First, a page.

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Kenya must tighten its belt

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It doesn’t seem that long ago that I said to someone there’s room for 10,000 ha of roses in Kenya. It’s a few years later now and I was recently telling a supplier how Ethiopia and Kenya should lose 1,000 ha of roses. We never reached that 10,000 ha in Kenya. In fact, we never got any further than 3,000. Ethiopia never got more than 1,500 ha. Intertoys isn’t the only one struggling; Kenyan rose growers are feeling the pressure too.

We’re facing low prices, high freight costs, a weak euro and a high production this year. All these aspects have a negative impact on our profitability. The Kenyan rose industry is 30 years old and there have been some bumps on the way, but we could always count on our suppliers, the breeders and propagators, to help us when times were hard.

They would happily extend their payment periods from 30 to 180 days, even up to 365 days if there was no other way. But that flexibility has come to an end, the payment terms have reached their limits, we’re asked to pay in advance now. And this is of course the only way to repair the industry, because we had created a situation where the loyal payers were financing the defaulters.

A difference between Kenya and the Netherlands is that rose growers in Kenya hardly ever go bankrupt, as they usually have an additional source of income. The real difference, however, is that in Kenya, the biggest costs aren’t made until the flowers are packaged.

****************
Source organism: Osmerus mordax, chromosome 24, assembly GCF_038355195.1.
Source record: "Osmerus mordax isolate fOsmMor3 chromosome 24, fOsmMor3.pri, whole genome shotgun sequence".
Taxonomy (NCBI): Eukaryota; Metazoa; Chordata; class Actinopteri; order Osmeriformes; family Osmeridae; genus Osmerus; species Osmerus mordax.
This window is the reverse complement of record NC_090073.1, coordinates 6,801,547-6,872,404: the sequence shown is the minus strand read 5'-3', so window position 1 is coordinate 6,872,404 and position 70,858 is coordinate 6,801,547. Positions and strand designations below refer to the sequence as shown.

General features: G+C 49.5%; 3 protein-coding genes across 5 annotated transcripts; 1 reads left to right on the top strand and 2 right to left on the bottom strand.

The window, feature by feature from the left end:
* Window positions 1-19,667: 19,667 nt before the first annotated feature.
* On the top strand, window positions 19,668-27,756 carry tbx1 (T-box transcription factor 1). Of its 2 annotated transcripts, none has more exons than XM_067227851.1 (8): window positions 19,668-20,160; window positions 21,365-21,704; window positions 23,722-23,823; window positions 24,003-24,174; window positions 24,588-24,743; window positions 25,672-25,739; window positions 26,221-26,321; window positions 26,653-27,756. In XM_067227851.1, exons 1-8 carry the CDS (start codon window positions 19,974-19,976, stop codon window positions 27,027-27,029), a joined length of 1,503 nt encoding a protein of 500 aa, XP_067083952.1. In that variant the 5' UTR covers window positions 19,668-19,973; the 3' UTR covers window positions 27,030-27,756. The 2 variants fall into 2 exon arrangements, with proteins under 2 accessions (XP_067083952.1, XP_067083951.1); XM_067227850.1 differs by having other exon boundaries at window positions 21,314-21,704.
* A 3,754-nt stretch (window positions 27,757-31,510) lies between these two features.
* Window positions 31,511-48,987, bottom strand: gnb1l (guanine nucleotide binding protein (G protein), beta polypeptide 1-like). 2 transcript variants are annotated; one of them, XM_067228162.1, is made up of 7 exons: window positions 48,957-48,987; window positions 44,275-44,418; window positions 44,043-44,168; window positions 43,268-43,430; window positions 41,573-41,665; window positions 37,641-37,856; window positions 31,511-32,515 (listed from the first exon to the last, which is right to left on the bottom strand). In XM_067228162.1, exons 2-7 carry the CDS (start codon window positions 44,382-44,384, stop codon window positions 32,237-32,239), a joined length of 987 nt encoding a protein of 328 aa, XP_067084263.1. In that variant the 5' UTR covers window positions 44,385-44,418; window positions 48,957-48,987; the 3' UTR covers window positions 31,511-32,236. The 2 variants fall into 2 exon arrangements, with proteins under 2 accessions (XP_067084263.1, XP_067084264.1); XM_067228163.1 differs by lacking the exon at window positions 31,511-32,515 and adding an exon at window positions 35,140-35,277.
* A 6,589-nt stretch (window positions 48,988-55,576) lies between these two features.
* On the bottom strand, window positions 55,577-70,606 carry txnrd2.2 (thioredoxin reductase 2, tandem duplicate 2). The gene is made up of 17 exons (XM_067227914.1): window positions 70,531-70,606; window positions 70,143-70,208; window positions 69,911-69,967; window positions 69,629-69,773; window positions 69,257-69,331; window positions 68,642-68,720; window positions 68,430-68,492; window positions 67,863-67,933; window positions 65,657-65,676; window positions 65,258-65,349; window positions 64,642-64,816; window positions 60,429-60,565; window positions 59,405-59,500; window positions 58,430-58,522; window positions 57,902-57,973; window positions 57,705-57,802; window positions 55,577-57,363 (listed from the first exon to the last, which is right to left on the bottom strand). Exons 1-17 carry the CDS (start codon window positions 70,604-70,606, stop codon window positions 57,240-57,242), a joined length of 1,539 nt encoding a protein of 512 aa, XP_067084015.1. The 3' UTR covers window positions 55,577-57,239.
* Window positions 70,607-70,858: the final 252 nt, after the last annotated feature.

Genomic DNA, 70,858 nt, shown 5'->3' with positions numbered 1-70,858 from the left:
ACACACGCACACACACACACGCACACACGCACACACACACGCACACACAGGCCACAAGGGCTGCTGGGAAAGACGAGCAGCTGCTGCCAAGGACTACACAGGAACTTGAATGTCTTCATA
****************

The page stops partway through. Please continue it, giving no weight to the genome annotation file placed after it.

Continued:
So, by not sending large quantities, holding off on replanting, using less water and fertiliser and not spraying on a weekly basis, we can hold out for quite some time. Waiting for better days. It might require some patience, as it can take several years for things to pick up again.

And from time to time, we do wonder of course, whether we’ll end up like the carnation and limonium growers. Once the largest crops in Kenya, there’s hardly any left these days. Hopefully, rose has a bigger influence on our modern consumer. My bank manager sometimes says to me: “How much longer is the rose industry going to thrive?”

He knows what happened to carnation. My answer is always the same: “If there was only 100 ha of roses left in the entire world, they’d be grown at my nursery in Timau.” So, let’s tighten our belt, invest, get rid of some old varieties and meet the new season confidently with a wide range of beautiful, new products!

Simon van der Burg,

Rose grower Timaflor, Kenya

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